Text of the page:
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Sunday, January 24, 2010

You available tomorrow (Mon)?

I still need helping hands tomorrow (Mon) during the day. Moving a few pieces of furniture. If you're available, please let me know a.s.a.p.


Saturday, January 16, 2010

A simple way to help

As the tragedy in Haiti unfolds, Americans are generously donating millions of dollars to aid organizations.

But when Americans donate to charity with their credit cards, the credit card companies get rich. In some cases they keep 3% of the donation as a "transaction fee," even though that's far more than it costs them to process the donation.

It's outrageous and wrong—and it needs to stop.

Please sign this petition to the CEOs of the major credit card companies demanding that they waive their processing fees for all charitable donations? Clicking here will add your name:

The petition says: "Credit card companies shouldn't be getting rich off of Americans' generosity. They should waive all fees on charitable contributions from today on."

The credit card companies are trying to get ahead of this story, announcing they will temporarily waive the fees they charge on some Haiti-related charitable contributions for the next six weeks. But that's nowhere near enough. Many emergency donations to Haiti will still get hit with hefty bank fees. (To give a sense of how limited the exemption is, Doctors Without Borders isn't on any of the publicly available lists of charities that won't be charged fees.)

All American credit card companies should announce that they will waive ALL fees on charitable contributions, starting today, and going forward for good. This isn't about helping political organizations like MoveOn, just helping true charitable organizations. 

It's the right thing to do, and honestly, it's the least they could do after the role they played in crashing the entire global economy last year.

But they won't do it unless they know how angry Americans are that they're profiting off of this terrible tragedy. Click here to sign the petition, which we'll deliver to the heads of the major credit card companies:


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Thursday, January 14, 2010

Frank's Everything-Must-Go-A-Thon!

---------- Forwarded message ----------
From: brian barefoot <>
Date: Thu, Jan 14, 2010 at 6:55 PM
Subject: Frank's Everything-Must-Go-A-Thon!

Hey kids! Bizzy here.

You may or may not know that Frank Susa is moving on up to the east side to a deluxe apartment in the sky-y-y!!

Fish may not fry in the kitchen, and beans definitely don't burn on the grill, but it's gonna take a whole lot of t-ry-n just to get him up that hill. And we need you to help make it happen! In addition to the good karma you will receive for your mitzvah, you will be getting something concrete out of it in return.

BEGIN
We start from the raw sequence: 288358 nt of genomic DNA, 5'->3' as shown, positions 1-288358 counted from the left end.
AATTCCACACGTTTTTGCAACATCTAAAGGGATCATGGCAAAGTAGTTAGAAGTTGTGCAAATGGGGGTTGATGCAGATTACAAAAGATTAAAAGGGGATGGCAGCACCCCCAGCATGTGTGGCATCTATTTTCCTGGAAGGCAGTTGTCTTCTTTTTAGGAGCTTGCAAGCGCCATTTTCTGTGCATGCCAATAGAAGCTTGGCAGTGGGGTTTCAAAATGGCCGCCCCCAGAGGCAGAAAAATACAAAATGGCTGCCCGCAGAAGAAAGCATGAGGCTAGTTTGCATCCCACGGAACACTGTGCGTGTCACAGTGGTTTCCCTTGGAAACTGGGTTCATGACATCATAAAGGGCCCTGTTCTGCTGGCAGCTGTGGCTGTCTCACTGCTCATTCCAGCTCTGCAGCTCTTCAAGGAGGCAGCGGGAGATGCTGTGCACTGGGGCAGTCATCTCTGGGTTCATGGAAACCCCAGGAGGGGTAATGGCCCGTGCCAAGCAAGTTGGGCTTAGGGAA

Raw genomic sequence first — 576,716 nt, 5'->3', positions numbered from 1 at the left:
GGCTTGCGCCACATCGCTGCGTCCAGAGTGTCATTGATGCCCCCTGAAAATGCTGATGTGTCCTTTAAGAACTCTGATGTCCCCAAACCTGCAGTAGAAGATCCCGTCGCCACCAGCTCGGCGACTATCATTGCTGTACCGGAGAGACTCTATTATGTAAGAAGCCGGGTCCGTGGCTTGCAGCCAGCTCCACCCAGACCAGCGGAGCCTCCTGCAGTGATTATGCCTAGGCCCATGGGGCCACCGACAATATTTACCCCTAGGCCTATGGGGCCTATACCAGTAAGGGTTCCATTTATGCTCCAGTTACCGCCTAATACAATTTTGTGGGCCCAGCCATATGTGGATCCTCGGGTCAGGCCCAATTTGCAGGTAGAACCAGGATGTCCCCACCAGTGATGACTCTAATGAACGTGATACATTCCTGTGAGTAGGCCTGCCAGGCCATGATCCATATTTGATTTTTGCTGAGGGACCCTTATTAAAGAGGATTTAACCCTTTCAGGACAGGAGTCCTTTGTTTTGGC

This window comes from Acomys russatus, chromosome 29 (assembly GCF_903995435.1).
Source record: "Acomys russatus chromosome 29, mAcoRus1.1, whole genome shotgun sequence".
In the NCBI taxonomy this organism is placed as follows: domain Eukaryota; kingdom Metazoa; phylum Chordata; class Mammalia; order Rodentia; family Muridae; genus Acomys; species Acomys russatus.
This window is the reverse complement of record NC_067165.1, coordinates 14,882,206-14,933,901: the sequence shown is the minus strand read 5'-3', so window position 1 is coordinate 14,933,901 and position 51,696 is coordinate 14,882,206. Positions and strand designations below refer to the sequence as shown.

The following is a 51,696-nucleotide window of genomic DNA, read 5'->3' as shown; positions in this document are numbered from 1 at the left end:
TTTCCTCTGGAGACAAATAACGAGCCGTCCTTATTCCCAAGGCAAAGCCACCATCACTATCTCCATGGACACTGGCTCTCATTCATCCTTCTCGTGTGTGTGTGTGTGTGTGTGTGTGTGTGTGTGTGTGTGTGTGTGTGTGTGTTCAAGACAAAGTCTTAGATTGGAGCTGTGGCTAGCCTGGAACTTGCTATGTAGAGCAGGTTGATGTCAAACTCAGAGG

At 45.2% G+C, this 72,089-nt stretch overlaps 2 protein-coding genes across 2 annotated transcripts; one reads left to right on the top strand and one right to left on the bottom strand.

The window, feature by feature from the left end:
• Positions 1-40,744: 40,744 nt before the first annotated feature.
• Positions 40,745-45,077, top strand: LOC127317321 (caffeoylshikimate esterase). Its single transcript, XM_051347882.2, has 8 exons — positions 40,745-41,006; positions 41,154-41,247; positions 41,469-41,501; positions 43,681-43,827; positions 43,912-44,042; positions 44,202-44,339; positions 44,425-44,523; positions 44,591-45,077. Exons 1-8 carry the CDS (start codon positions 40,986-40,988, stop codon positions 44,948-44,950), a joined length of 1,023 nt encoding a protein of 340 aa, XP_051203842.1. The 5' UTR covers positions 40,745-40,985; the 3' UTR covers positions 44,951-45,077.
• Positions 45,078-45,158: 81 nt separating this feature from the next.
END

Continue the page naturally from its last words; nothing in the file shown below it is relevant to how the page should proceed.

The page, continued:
Frank is moving in'temporarily'with Davina in her mostly furnished apartment on the Upper East Side and so will not have a lot of use for the things that are currently in his apartment.

I am heading up the effort to help him find homes for his things. This includes furniture and maybe more excitingly artwork. Before you get TOO excited, the artwork will be on loan until Frank can get settled in a more permanent situation. But the furniture shall be yours for keeps. The following is a list of things that are available. If you would like any of it, please get back to me ASAP so that we can start arranging for  pickups.

The final move will be at the end of this month and I would like to get most things out by Monday the 25th. Please email me at this address as soon as possible to let me know what you might be interested in.

Also, finally, let me know if you can donate any time and/or manpower to the moving endeavor in the last week of January. Cars and trucks are welcome too. Thanks!


P.S. Images of items available upon request!

Available Furniture
Glass Table/Desk (3' x 5' x 2'4)
Rolling Office Chair
Wooded steamer-trunk style chest (1'4 x 2'1 x 1'1)
Six black wooden stackable/foldable bookshelves (each 2'4 x 3' x 11')
Small rolling glass table (1'7 diameter x 1'10)
Small wooden table (1'2 x 1'5 x 1'7)
24" TV
VCR (Not even sure what that is!)
Vintage typewriter

Artwork on Loan
Large psychedelic-electronic print by Doghood (3' square) w/ easel
'Superstar' lighter print
'This is the Room You're In' painting
Large black & white lithograph (2'1 x 2'11)
Small multi-medium image of The Madonna (11' x 2'2)
Large black picture frame (2'10 x 3'4)

Monday, January 04, 2010

First-person Ugandan Perspectives

Wow - Listen to these first person perspectives coming from Uganda in response to recent anti-gay legislation. They are really astonishing! This NY Times media feature includes statements by a transgender man (f2m), a religious fundamentalist, a straight ally, and a gay rights activist.